Net Loss


It is the most popular participation sport in the United States, and also in the United Kingdom.  Actually, strictly speaking, it is the second, but in my rulebook the most popular participation sport, walking, is disqualified.  Taking a leisurely stroll to your car is not a sport.  Come to think of it, I’ve never been too convinced that the second placed pastime should be called a sport either.  When I was a kid I used to argue with my friend Ian about exactly this.  It was Ian’s main hobby.  He used to go every Saturday with his dad, sit on a riverbank and cast a nylon line into the water.  And then he’d wait.  For hours.  Then he’d go home again.  So I used to annoy him by saying, “Come on Ian, that’s not a sport.”  To which he would proudly tell me that angling was indeed a sport, and the most popular one in Britain.  But it never really caught my imagination, even though Ian would ghoulishly tell me stories about how he put a maggot in his mate’s sandwich, and his mate never discovered it; and how he once had a fishhook in his thumb and couldn’t extract it.

Despite his best efforts, Ian failed to impress me with these stories from the angling hall of fame.  Maybe if he had battled all day with a hammerhead shark, knowing that this encounter would end in the certain death of one them, then I’d have been impressed.  If he had spun me a yarn about a white whale and an obsessed sea-captain, I may have given his hobby the time that he was convinced it deserved.  But this was England and Ian fished in meandering, sleepy rivers where the only exciting thing that ever happened was a drowsy cow dawdling down to the river for a drink.  You know the famous saying, “Give a man a fish and he’ll eat for a day, teach a man to fish and he’ll sit in a boat and drink beer all day.”  Can you really sit in a boat drinking beer and call it a sport?  Well, they are including breakdancing in the 2024 Paris Olympics, so maybe you can.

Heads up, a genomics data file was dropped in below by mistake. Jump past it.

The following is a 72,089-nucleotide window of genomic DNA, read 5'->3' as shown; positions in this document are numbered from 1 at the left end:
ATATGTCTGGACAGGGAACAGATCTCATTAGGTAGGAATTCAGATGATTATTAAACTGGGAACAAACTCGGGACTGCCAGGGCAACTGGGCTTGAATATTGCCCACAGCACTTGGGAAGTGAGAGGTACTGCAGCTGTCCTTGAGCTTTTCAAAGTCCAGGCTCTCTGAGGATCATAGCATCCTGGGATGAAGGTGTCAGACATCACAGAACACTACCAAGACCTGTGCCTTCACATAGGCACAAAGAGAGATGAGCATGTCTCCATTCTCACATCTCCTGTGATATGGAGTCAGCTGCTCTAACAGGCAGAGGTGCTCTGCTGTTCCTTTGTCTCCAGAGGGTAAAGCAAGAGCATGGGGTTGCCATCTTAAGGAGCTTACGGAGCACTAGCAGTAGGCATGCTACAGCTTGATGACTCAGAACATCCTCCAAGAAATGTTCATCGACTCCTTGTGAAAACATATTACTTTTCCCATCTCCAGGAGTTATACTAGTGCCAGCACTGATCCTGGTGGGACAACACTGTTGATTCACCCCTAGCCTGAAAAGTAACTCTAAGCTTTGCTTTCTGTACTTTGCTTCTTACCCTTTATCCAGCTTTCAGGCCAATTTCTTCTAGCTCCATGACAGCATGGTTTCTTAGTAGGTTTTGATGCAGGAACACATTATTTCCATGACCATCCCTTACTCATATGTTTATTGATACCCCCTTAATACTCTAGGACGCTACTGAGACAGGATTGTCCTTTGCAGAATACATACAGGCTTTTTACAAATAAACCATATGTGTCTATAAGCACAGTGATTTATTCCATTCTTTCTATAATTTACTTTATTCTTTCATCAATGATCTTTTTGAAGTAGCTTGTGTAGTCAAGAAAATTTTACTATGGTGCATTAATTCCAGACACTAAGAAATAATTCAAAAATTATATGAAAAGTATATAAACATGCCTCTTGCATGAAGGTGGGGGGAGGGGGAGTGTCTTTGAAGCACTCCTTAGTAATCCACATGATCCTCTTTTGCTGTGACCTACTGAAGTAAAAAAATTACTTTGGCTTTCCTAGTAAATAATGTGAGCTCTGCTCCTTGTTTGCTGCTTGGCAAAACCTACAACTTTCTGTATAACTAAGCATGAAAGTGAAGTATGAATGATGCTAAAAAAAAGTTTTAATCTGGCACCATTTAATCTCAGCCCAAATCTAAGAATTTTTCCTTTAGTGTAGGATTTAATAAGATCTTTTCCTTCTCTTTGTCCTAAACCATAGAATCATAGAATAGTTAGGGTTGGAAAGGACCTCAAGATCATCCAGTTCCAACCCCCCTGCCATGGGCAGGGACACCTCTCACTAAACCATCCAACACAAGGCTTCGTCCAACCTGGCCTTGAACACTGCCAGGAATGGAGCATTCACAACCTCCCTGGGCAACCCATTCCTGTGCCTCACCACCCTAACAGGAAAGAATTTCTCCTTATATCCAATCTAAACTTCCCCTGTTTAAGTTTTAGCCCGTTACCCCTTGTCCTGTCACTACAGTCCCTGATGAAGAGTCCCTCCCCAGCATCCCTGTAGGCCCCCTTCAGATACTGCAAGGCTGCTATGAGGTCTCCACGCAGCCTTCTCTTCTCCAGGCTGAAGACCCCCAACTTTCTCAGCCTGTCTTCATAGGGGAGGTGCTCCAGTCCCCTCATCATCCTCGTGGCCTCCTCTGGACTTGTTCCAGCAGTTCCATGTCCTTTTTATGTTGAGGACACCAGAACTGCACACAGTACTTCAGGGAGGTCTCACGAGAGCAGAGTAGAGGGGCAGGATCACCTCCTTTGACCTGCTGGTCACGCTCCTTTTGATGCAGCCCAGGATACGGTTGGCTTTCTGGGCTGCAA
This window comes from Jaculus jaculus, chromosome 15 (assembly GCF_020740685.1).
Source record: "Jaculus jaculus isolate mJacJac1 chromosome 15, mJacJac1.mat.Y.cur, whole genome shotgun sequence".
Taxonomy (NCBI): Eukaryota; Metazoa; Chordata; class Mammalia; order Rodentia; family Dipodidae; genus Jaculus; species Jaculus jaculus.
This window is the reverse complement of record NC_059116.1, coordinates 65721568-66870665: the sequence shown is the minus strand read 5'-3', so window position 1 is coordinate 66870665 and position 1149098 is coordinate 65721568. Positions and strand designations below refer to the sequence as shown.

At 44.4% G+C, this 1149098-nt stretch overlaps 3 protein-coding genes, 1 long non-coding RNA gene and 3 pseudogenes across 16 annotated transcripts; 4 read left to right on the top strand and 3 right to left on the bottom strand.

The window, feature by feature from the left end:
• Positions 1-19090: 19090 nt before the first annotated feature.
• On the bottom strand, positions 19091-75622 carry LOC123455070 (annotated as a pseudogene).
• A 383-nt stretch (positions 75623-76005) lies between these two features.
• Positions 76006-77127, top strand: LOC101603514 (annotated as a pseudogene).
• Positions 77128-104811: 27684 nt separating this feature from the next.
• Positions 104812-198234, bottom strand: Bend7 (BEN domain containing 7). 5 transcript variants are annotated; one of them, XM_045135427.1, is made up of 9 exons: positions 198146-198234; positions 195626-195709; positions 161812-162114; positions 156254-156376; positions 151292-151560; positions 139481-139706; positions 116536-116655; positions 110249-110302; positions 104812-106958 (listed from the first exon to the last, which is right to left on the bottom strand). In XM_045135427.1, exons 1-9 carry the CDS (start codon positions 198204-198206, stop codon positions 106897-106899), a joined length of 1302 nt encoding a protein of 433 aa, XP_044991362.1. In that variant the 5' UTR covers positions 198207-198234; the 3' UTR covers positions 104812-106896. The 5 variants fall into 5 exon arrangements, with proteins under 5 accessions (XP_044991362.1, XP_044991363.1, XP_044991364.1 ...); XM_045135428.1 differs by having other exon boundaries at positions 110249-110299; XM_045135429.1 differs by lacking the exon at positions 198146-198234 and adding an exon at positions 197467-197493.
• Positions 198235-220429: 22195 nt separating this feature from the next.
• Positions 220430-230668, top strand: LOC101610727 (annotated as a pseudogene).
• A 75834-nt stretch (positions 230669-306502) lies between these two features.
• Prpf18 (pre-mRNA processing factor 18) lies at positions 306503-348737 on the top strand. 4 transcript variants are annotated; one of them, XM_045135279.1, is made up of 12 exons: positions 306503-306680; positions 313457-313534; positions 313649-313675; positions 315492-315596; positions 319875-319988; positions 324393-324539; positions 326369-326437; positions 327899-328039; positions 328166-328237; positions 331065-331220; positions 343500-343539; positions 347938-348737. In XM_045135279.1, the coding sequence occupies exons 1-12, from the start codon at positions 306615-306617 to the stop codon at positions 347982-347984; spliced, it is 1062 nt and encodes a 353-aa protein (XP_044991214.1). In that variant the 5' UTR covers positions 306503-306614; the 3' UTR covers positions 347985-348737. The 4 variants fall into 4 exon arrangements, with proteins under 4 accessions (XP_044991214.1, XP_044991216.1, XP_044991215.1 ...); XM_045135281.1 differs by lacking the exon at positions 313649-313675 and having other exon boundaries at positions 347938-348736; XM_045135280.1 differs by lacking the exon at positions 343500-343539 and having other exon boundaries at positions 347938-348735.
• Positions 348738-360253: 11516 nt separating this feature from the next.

I went fishing once.  Sea fishing.  When I was 15 I stood on the end of a pier on a grim late October day in the town of Brighton on the south coast of England.  I caught something too.  And it was a fish, and it was alive.  I filled a bucket with seawater, put may prey in it, and took it home.  In the morning it was floating upside down on the surface.  So I reckoned it must have been pretty near death’s door when I caught it, which probably disqualifies it from my career stats.  When the angling record books are written my one fish will have an asterisk by it.  And that is the entire story of my short and not very prolific venture into angling.

So when I read Jesus saying to four career fishermen, “Come, follow me, and I’ll show you how to fish for people”, I don’t get too excited.   But then I remember that these fishermen, Peter and Andrew, James and John, were not river anglers, but deep sea trawlermen.  The kind we would see today off the coast of New England.  It’s dangerous out there, both for modern day trawlermen and first century Galileans on their big lake.  The inland Sea of Galilee was prone to storms that could be violent and unpredictable.  The lake lies 680 feet below sea level and is surrounded by hills as high 2000 feet.  So it’s in the bottom of a deep bowl.  Often you get cool, dry air descending the hills and meeting this warm sub-tropical body of water.  And when that happens the air undergoes a huge change in temperature and pressure.   Then look out.  The Sea of Galilee is the watery grave of many a trawlerman.